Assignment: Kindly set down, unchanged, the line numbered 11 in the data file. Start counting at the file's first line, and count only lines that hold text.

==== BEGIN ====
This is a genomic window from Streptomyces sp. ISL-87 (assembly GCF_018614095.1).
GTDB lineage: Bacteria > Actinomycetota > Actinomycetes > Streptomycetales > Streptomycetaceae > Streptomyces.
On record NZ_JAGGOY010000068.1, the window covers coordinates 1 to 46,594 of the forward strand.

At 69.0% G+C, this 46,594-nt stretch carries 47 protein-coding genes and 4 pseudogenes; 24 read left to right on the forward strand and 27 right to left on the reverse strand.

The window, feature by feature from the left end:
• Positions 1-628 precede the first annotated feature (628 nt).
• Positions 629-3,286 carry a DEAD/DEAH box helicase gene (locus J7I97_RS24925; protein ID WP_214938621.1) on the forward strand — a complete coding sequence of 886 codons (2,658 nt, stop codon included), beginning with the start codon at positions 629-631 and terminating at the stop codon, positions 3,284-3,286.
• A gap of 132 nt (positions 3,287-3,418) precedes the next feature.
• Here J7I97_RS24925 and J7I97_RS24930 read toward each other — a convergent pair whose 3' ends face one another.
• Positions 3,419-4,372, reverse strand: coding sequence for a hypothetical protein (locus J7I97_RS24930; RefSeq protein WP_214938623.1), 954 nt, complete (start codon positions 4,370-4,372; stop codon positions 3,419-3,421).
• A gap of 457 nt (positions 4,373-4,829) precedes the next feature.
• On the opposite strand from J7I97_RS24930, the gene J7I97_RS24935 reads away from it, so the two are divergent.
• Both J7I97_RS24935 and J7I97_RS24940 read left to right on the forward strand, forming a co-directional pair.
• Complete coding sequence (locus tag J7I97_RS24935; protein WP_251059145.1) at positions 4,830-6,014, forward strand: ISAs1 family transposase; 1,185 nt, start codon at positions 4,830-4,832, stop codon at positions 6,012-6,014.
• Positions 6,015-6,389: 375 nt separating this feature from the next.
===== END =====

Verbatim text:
• A gap of 457 nt (positions 4,373-4,829) precedes the next feature.